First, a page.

I find it odd that we try to measure such weird things. Like art. Art is not quantifiable. You either “get it” or you don’t. You either like it or you don’t. What I think is crap someone else thinks is awesome.
We apply the same goofy measurements to writing. True, there is a difference between “poor” writing and “good” writing – is the noun properly placed in the sentence? Does the subject stay on point or does it meander like a drunk on a three day bar-crawl?
But outside of grammar and spelling, most of what we judge to be a “poorly written” piece vs. a “well-written” piece, is a matter of taste. I like Lovecraft. My husband does not. He likes Howard. I do not. They were both authors writing at the same time, for the same pulp mags. They knew each other, communicated often and seem to be friends, if one is to take their letters at face value. But their styles are quite different.
Food is the same thing. Unless your chicken is still half-raw after being cooked (and it’s not supposed to be half-raw), who is to say that Chicken Cordon-bleu is any better or worse than Chicken and Dumplings? And whose recipe are we talking about, anyway? Because my Grandma is always better than yours (I don’t really know that, since I never ate either of my grandmothers’ cooking, but that seems to be a bone of contention for a lot of people).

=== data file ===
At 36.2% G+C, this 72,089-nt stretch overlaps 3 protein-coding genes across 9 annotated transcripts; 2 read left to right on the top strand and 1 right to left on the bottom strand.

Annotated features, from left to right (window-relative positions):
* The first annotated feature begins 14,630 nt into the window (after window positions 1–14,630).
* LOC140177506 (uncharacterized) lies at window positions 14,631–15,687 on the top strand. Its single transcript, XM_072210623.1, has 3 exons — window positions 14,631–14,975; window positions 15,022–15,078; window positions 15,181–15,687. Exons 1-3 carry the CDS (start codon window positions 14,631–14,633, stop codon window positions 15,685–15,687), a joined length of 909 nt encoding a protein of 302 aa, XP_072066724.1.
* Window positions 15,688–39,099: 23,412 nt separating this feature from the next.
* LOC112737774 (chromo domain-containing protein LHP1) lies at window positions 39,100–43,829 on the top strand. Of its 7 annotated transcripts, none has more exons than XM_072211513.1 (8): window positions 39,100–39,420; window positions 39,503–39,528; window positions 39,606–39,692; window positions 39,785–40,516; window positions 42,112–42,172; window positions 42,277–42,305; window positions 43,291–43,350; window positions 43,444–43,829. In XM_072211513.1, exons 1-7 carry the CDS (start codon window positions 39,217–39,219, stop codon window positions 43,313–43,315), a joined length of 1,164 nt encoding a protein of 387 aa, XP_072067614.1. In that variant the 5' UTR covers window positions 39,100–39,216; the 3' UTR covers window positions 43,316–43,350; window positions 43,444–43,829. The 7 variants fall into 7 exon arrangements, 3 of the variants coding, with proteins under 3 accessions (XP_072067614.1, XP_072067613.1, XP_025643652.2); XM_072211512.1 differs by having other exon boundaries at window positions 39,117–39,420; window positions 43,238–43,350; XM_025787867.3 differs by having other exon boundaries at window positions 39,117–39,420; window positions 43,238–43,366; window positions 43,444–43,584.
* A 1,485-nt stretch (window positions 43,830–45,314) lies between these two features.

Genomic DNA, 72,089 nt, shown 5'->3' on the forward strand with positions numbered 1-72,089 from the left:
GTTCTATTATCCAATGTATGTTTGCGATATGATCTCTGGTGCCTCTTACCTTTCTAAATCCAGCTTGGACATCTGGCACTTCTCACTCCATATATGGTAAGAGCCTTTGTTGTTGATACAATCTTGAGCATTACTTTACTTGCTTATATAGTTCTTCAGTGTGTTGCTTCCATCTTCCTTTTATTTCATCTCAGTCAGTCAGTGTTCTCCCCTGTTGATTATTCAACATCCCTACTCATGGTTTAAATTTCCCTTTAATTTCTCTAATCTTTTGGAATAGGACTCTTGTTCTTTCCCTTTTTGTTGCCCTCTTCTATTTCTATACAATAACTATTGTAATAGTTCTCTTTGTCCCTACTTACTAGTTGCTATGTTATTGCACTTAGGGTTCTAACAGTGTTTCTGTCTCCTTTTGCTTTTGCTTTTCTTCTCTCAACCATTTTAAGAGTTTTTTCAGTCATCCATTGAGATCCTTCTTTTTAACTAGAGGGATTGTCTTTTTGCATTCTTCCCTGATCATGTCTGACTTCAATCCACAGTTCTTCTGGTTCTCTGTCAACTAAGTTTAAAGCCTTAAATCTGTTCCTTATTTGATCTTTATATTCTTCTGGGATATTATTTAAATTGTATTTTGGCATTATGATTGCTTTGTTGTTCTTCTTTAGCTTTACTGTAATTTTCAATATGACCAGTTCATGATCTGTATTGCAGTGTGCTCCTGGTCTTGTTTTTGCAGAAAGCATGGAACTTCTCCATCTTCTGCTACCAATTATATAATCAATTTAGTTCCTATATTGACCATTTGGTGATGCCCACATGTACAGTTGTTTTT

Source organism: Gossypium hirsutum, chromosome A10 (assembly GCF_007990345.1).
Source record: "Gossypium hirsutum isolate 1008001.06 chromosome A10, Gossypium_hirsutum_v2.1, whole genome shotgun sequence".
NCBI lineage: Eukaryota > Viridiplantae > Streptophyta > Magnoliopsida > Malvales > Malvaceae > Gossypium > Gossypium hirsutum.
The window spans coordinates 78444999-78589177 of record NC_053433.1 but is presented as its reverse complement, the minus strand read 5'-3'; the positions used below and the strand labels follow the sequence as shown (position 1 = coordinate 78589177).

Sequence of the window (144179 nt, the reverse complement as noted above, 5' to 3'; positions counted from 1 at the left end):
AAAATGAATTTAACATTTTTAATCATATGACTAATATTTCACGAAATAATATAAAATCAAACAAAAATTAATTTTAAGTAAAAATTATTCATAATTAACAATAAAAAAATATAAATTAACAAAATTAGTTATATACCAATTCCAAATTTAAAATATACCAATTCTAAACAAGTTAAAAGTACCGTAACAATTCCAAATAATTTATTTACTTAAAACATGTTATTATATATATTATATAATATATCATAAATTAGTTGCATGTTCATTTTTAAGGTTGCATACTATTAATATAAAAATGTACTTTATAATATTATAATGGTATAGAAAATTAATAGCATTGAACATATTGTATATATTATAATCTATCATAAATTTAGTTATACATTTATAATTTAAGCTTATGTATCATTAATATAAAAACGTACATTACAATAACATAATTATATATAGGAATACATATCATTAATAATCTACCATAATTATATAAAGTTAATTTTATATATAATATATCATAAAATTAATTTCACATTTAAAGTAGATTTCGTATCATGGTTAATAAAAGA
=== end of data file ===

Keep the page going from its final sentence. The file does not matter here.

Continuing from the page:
Does this mean one is “better” or “more valuable” than the other?
And yet, as we assign status to such ephemeral things that are almost wholly a matter of taste, we ignore those things which should be strictly measured, standardized and quantified. Like, say for example, the garment industry.
Depending on the brand of whatever dress I am buying, I’m a size 14 through a 20. Small, Medium, Large, XL, XXL, or XXXL mean nothing. A t-shirt from one brand could be labeled as a XXL and be so tight across my bust-line that I could conceivably enter a wet t-shirt contest and win bone-dry, while another t-shirt of the same “size” is big enough I could use it for para-sailing.
“Katty, what is your point, exactly?”
Well, what exactly makes for “good writing”? Beyond the grammar and spelling? What constitutes “Note-worthy” or “Artistic”or “Award Winning” versus “Meh?”
I’m just sort-of pondering this today because the Hugo Puppy riots of a few weeks back and the nasty debates of self vs. traditional publishing and vitriolic articles and blog posts and the various and other accolades and nasty reviews I see and whatever lately makes me wonder –
Says Who, Exactly?